Barry: They started in ’78, I came a long in ’82… they had Forgive and Forget out, which was a minor hit in Canada and then we did the Take Me to Heaven album which came out in ’82. We had two singles off that and got airplay in Canada, Take Me to Heaven and Heart’s Say Go! That album was also sold in Germany, so I have an old German copy of it. And it was also sold in Africa, so we sort of had the rock and roll thing happening in other countries. That album did… they put a lot of money into that, for the day. We recorded it at Criteria Studios in Florida, at the Bee Gees studio. You know how it is. You think you have the world by the hind-end. At that time we were down recording and getting $300 a week each spending money, all hyped up thinking “This is it!” But you know yourself, all the stars have to align and everything has to be in order for things to do well. But we did have a few hits off it, so it was a good run with that album.
Mb: So what happened?
Barry: What happened… I think it was ’84 and we had a deal with Capitol Records for a single of a song called Second Wind and they were real busy with Cory Hart at that time, so we got put on the back-burner a bit. It did get released. Didn’t do great but it did get some airplay. And then what happened for me, in ’89 I went out on the road with some country cats, The Family Brown, Ronnie Prophet, Ian Tyson, all those guys. I was with those guys and still with Bentwood Rocker. That’s how I made my living. They all had day jobs. I was the only full time musician, which was good for me. I got nominated 3 years in a row for guitar player of the year and that’s what helped me get the studio together in 1991 and that’s been going for 26 years now. It’s crazy!
Mb: So these 3 EPs, they have lots of songs on them. Are you shopping this stuff?
Barry: Basically we’ve hired a promoter to help us out. He’s the one who got us the radio interviews and TV shows, and he has us connected with some radio trackers. Quite honestly, because of the kind of stuff we do, and what’s out there today, they didn’t think anything was really radio friendly. But with saying that, the stations that it did get to, and with all the live streaming, it’s radio worthy somewhere! Everything’s not about the ultimate commercial success. There’s lots of ways to make things work without that end of it. This gig we’re doing November 9 at Market Hall, with John Curtis and Water’s Edge… We’re on to promoting Take 3 at this point, so we’ll treat it like a bit of a CD release for us.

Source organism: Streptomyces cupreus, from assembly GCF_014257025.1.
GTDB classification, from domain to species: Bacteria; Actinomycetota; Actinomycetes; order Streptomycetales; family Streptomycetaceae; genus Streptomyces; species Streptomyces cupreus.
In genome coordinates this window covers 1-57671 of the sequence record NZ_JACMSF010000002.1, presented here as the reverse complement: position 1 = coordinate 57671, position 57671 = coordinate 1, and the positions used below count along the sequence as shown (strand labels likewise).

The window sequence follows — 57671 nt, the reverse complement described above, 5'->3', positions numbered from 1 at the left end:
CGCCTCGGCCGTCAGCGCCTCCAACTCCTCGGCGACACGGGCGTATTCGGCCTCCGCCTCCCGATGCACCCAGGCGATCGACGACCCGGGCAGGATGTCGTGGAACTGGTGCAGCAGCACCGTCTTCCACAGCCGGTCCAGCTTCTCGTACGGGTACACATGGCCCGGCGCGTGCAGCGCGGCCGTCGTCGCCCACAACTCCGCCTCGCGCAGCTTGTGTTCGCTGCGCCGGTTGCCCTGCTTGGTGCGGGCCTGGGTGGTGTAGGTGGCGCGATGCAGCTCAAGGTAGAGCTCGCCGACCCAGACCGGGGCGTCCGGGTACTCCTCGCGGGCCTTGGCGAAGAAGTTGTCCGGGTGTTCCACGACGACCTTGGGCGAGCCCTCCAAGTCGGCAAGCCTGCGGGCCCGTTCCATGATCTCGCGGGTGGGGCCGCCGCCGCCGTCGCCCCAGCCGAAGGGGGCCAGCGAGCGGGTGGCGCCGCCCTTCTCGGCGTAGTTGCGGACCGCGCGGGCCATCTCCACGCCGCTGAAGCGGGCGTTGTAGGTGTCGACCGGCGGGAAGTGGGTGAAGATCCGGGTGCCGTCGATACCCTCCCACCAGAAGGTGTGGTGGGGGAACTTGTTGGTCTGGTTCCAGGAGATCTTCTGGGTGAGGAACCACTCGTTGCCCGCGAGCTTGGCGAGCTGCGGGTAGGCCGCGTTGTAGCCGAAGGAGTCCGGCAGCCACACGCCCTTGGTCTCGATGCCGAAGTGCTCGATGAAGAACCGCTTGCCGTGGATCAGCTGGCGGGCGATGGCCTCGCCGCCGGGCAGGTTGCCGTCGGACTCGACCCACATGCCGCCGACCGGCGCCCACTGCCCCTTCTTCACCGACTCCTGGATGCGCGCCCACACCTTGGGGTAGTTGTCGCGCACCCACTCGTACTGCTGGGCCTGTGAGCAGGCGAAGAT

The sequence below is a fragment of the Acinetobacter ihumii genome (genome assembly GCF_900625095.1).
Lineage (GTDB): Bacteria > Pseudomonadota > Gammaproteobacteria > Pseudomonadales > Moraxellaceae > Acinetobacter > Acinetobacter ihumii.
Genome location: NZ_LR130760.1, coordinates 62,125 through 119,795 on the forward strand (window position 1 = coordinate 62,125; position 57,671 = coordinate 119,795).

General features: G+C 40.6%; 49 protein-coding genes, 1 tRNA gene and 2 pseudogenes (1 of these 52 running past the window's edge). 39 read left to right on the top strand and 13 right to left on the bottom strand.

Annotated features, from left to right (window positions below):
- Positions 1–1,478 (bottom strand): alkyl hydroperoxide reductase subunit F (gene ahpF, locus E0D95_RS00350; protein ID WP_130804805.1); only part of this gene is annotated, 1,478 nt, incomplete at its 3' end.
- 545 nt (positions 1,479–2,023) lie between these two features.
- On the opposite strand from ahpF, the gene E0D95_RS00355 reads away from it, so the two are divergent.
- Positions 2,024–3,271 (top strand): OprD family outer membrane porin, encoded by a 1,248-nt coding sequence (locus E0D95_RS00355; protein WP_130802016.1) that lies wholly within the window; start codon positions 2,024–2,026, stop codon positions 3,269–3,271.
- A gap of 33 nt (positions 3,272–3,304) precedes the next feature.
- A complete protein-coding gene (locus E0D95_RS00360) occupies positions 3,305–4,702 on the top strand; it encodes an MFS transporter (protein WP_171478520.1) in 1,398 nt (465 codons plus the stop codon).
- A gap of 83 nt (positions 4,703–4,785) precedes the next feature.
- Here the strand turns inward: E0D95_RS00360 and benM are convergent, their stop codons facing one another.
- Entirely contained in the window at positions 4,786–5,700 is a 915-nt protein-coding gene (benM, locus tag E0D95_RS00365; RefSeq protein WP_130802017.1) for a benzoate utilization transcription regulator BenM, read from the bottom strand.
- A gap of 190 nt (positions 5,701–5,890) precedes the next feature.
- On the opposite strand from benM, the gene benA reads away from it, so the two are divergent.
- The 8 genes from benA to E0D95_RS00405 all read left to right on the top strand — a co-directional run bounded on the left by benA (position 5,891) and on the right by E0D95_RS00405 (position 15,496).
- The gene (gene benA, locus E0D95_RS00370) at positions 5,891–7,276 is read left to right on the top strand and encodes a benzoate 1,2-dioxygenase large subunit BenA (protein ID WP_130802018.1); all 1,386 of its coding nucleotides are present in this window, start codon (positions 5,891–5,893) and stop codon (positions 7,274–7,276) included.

Mb: And reconnect with all the old fans from the 70s and 80’s.
Barry: Ya, I’ve had people on the street go “Bentwood Rocker… Ya I remember them!” Everything’s social media these days. It’s amazing the number of people who will follow you. The great thing is, with all these interviews and TV things, we dealt with a lot of young people and they didn’t look at us like we were an older band. They looked us like “You guys are really good at what you do!” They enjoyed what we did. I found that refreshing, cause obviously we’re older guys.
Mb: It’s cool to like your parent’s music!
Barry: It’s a good time to be out there and I don’t think anyone should let age be a barrier, and because of social media, there’s ways to get your stuff out there and that’s what counts at the end of the day.
Bentwood Rocker performs at the Market Hall, Friday November 9, 8pm